A report published in the Journal of Women’s Health proves that banning smoking can have a positive impact on pregnancy. The ban covered an entire city in Colorado, but only public smoking – not in-house smoking. The result was a significant reduction in early birth risk, but the infants born to women who smoked were no less likely to suffer from lower birth weight. The city-wide smoking ban in Colorado is not the first of its kind. There have been other cities that banned public smoking with the same general effect on pregnancy complication risk.
Smoking was once thought to be a healthy practice. It was nothing to see pregnant women, doctors and even teens smoking in public and at home. However, health facts about smoking have associated the practice with lung cancer and other negative side effects on health. For the pregnant woman, smoking can cause lower than average birth weight and preterm labor. Reporters following the outcome of the city-wide smoking ban found that preterm delivery rates were down, but birth weights were left unaffected.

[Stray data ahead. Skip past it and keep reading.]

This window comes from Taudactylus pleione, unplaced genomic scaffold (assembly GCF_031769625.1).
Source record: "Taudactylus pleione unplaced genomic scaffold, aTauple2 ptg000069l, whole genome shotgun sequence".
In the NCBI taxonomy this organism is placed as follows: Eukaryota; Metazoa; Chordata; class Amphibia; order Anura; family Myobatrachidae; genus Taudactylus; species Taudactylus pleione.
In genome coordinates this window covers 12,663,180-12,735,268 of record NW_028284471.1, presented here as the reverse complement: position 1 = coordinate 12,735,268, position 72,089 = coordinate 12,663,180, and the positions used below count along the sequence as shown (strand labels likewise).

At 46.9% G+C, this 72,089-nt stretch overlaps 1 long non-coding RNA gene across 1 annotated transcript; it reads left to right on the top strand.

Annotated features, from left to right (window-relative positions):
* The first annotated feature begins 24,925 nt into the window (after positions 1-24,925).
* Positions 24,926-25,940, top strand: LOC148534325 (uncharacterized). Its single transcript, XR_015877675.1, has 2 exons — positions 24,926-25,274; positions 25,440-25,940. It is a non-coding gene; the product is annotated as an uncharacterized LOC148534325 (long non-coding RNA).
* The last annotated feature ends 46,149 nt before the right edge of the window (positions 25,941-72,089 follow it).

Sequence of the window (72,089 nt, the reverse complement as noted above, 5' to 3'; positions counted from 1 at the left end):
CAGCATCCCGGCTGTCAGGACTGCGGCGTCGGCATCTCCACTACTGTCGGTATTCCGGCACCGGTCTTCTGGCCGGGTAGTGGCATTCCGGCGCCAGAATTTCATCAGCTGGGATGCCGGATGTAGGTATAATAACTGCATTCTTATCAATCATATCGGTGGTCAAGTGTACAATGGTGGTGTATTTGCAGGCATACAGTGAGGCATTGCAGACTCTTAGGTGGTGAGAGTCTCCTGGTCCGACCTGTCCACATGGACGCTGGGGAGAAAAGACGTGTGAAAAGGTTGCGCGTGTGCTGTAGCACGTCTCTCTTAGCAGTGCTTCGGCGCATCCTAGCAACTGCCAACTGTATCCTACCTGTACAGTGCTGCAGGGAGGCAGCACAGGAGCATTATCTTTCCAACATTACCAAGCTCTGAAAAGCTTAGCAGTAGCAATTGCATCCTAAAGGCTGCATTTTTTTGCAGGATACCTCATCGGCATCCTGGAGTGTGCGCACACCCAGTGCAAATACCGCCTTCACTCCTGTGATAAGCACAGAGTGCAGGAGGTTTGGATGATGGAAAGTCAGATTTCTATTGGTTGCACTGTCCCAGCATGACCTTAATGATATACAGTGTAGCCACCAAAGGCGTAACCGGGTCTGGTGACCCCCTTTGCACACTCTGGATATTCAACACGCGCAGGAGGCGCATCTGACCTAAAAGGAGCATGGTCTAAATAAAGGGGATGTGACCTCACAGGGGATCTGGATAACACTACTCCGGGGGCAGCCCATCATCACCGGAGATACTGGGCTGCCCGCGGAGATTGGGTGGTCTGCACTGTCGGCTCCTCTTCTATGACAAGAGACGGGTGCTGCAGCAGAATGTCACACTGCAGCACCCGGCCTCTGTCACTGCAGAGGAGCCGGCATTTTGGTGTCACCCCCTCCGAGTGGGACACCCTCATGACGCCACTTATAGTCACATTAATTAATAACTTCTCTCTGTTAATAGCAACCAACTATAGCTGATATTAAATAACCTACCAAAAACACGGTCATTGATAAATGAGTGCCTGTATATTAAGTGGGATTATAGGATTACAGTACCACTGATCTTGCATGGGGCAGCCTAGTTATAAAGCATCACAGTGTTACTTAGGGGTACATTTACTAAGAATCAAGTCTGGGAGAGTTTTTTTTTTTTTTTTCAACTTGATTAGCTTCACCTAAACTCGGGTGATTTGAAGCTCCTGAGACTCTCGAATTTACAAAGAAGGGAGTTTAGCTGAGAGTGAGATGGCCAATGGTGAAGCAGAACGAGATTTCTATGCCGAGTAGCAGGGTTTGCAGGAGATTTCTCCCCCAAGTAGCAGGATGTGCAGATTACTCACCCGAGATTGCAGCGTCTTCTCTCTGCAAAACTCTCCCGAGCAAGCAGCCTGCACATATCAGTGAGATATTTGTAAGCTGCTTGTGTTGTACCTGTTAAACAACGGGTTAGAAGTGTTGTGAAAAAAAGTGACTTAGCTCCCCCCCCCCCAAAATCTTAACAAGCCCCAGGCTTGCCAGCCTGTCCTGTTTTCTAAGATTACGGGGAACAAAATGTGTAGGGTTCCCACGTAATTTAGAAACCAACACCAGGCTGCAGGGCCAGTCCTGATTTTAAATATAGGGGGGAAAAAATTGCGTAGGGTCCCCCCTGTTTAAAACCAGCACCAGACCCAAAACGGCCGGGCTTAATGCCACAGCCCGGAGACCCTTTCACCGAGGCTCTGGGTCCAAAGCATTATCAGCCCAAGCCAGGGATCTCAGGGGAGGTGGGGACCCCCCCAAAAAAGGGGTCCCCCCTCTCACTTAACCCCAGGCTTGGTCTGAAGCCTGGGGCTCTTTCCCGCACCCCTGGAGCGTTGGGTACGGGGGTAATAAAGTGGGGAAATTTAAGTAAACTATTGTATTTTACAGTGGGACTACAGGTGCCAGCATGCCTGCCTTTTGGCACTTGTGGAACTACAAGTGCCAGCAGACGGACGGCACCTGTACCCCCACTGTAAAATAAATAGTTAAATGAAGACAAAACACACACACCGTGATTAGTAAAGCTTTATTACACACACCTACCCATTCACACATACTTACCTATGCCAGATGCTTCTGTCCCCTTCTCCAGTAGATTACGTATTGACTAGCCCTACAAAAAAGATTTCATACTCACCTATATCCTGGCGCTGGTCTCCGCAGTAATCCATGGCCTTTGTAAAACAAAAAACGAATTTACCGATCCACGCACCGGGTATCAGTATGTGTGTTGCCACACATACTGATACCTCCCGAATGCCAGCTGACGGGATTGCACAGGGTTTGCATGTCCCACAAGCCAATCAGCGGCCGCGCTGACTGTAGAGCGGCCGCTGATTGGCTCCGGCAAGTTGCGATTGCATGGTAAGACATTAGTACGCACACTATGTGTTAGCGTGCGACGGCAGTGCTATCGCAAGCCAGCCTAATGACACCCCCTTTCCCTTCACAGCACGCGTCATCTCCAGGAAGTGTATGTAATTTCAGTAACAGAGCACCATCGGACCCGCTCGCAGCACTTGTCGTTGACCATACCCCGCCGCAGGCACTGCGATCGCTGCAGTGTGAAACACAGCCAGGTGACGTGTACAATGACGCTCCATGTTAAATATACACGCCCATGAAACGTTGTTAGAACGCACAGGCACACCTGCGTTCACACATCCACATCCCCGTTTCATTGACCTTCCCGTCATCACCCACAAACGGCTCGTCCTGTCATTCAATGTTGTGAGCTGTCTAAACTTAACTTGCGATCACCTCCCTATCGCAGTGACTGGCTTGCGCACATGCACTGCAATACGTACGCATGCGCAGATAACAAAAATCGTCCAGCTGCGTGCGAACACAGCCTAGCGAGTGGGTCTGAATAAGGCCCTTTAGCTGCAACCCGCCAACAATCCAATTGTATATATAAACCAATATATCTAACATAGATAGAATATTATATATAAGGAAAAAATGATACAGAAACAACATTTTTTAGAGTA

Researchers involved with the study included doctors from the University of Colorado and the Skaggs School of Pharmacy. The doctors reported, after looking through the data collected, that changing city rules to prohibit public smoking did impact pregnancy and fetal outcomes significantly. According to previous reports, some experts believe a nationwide ban would be beneficial both medically and financially. It is estimated that nearly $100 million in medical costs could be saved if a nationwide ban was approved.
Despite the positive, statistically significant reduction in preterm delivery, few cities are passing the city-wide bans. However, doctors can use this information to further educate pregnant women on the positive effect of quitting smoking during pregnancy.
Source: Robert Lee Page II, Julia F. Slejko, Anne M. Libby. Journal of Women’s Health. 8 March, 2012.